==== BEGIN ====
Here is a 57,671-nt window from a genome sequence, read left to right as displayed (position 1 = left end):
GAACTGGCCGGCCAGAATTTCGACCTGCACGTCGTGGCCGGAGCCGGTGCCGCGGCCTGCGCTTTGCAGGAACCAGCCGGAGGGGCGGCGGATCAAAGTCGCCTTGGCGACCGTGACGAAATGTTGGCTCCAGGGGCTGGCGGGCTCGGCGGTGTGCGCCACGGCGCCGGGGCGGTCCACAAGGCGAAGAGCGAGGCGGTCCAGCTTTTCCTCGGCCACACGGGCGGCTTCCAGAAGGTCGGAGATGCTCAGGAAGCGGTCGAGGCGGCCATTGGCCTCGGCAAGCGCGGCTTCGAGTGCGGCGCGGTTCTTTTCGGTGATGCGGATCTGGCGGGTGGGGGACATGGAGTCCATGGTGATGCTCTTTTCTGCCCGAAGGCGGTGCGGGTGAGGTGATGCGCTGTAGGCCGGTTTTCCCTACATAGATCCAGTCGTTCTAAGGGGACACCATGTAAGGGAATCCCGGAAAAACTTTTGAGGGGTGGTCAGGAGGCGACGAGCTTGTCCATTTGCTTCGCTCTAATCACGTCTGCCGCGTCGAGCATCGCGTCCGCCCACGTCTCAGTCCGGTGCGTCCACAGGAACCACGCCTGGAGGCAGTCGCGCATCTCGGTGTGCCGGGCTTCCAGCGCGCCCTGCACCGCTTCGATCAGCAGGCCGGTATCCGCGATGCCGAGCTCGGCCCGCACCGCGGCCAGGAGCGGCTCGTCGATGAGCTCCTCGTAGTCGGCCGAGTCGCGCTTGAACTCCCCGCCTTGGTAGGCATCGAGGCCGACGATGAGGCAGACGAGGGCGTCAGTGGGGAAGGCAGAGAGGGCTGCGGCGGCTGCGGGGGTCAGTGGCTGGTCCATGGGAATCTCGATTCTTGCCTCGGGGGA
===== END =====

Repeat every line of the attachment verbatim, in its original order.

Here is a 57,671-nt window from a genome sequence, read left to right as displayed (position 1 = left end):
GAACTGGCCGGCCAGAATTTCGACCTGCACGTCGTGGCCGGAGCCGGTGCCGCGGCCTGCGCTTTGCAGGAACCAGCCGGAGGGGCGGCGGATCAAAGTCGCCTTGGCGACCGTGACGAAATGTTGGCTCCAGGGGCTGGCGGGCTCGGCGGTGTGCGCCACGGCGCCGGGGCGGTCCACAAGGCGAAGAGCGAGGCGGTCCAGCTTTTCCTCGGCCACACGGGCGGCTTCCAGAAGGTCGGAGATGCTCAGGAAGCGGTCGAGGCGGCCATTGGCCTCGGCAAGCGCGGCTTCGAGTGCGGCGCGGTTCTTTTCGGTGATGCGGATCTGGCGGGTGGGGGACATGGAGTCCATGGTGATGCTCTTTTCTGCCCGAAGGCGGTGCGGGTGAGGTGATGCGCTGTAGGCCGGTTTTCCCTACATAGATCCAGTCGTTCTAAGGGGACACCATGTAAGGGAATCCCGGAAAAACTTTTGAGGGGTGGTCAGGAGGCGACGAGCTTGTCCATTTGCTTCGCTCTAATCACGTCTGCCGCGTCGAGCATCGCGTCCGCCCACGTCTCAGTCCGGTGCGTCCACAGGAACCACGCCTGGAGGCAGTCGCGCATCTCGGTGTGCCGGGCTTCCAGCGCGCCCTGCACCGCTTCGATCAGCAGGCCGGTATCCGCGATGCCGAGCTCGGCCCGCACCGCGGCCAGGAGCGGCTCGTCGATGAGCTCCTCGTAGTCGGCCGAGTCGCGCTTGAACTCCCCGCCTTGGTAGGCATCGAGGCCGACGATGAGGCAGACGAGGGCGTCAGTGGGGAAGGCAGAGAGGGCTGCGGCGGCTGCGGGGGTCAGTGGCTGGTCCATGGGAATCTCGATTCTTGCCTCGGGGGA